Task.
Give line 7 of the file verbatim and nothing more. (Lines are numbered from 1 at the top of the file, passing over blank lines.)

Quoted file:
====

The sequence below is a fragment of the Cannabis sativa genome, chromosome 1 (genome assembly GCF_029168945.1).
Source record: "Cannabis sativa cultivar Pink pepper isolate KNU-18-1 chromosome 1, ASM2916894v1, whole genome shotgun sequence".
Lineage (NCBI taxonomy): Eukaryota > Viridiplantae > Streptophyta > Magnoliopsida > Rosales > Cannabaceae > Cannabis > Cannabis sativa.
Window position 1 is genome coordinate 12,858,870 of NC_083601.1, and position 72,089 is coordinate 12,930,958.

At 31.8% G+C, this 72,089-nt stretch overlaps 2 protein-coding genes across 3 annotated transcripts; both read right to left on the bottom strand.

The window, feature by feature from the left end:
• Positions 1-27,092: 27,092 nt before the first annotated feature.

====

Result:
• Positions 1-27,092: 27,092 nt before the first annotated feature.